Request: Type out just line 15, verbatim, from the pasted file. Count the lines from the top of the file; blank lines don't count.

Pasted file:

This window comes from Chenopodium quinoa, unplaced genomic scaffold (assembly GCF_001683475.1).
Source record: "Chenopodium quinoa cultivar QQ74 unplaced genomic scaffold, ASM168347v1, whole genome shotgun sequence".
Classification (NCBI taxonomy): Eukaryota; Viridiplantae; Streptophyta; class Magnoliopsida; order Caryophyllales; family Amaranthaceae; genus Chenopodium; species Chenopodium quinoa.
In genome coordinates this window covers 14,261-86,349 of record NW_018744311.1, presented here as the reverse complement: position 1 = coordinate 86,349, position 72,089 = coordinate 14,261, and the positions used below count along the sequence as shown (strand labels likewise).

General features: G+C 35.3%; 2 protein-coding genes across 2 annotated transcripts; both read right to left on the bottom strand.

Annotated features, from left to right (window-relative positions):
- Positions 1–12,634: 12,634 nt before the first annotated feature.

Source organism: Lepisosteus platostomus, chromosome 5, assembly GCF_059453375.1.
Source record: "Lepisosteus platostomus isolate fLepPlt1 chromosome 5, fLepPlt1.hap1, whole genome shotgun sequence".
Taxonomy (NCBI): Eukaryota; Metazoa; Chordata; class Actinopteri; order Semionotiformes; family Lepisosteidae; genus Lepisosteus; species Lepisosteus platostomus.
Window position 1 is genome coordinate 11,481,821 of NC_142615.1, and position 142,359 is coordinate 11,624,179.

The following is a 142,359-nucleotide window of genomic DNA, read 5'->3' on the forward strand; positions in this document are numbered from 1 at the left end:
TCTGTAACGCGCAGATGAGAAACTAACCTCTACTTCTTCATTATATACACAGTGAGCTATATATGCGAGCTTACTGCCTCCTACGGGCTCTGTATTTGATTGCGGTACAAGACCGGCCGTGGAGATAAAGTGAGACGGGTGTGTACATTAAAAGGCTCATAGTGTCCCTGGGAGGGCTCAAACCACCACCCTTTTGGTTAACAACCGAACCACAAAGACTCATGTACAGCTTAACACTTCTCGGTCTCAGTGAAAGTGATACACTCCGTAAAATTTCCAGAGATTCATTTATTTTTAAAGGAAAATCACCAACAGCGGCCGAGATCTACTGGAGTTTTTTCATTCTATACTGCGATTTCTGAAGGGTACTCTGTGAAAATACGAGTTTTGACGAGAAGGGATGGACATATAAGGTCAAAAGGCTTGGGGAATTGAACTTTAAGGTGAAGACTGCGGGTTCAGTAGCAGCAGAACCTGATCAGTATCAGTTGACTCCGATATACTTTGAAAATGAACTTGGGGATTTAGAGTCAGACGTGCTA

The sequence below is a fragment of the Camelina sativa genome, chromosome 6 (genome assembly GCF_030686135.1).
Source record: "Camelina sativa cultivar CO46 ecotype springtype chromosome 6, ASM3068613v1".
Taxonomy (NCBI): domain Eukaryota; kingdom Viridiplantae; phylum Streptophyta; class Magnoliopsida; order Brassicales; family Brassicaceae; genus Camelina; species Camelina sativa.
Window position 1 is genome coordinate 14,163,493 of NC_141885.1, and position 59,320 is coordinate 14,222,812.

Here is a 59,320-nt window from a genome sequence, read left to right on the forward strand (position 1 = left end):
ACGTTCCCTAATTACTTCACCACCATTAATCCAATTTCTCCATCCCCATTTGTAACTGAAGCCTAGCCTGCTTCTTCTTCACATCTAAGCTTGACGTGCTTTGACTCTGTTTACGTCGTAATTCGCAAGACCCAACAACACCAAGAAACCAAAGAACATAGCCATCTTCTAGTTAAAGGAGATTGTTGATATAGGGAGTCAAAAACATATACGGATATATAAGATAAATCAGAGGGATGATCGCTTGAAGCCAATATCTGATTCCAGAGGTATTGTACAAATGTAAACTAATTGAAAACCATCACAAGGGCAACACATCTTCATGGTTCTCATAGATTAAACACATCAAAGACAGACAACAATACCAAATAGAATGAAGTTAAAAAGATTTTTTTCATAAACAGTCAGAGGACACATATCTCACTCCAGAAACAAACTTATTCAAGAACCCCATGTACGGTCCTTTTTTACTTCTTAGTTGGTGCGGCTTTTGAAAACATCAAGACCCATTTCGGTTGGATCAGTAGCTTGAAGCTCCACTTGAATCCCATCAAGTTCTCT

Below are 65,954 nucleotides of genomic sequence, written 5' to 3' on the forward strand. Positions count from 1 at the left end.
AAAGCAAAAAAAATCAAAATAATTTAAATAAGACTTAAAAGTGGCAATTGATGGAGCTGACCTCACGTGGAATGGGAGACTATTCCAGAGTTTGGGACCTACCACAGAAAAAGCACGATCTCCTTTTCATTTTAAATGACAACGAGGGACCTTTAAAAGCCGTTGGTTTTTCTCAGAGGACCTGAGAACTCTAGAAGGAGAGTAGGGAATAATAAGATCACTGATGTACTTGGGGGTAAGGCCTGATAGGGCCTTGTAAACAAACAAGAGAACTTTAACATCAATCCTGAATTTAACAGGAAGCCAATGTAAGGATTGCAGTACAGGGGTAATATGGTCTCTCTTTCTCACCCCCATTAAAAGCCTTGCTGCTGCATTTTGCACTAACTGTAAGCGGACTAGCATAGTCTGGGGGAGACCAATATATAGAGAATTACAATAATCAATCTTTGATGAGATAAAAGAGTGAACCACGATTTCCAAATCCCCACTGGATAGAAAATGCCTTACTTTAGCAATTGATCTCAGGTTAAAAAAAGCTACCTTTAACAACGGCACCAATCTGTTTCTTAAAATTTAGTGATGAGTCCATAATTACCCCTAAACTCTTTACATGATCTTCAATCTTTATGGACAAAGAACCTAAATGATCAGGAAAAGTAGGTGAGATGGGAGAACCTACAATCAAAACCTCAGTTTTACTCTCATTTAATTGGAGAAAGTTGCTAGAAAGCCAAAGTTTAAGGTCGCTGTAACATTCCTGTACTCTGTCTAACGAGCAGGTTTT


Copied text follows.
Source record: "Camelina sativa cultivar CO46 ecotype springtype chromosome 6, ASM3068613v1".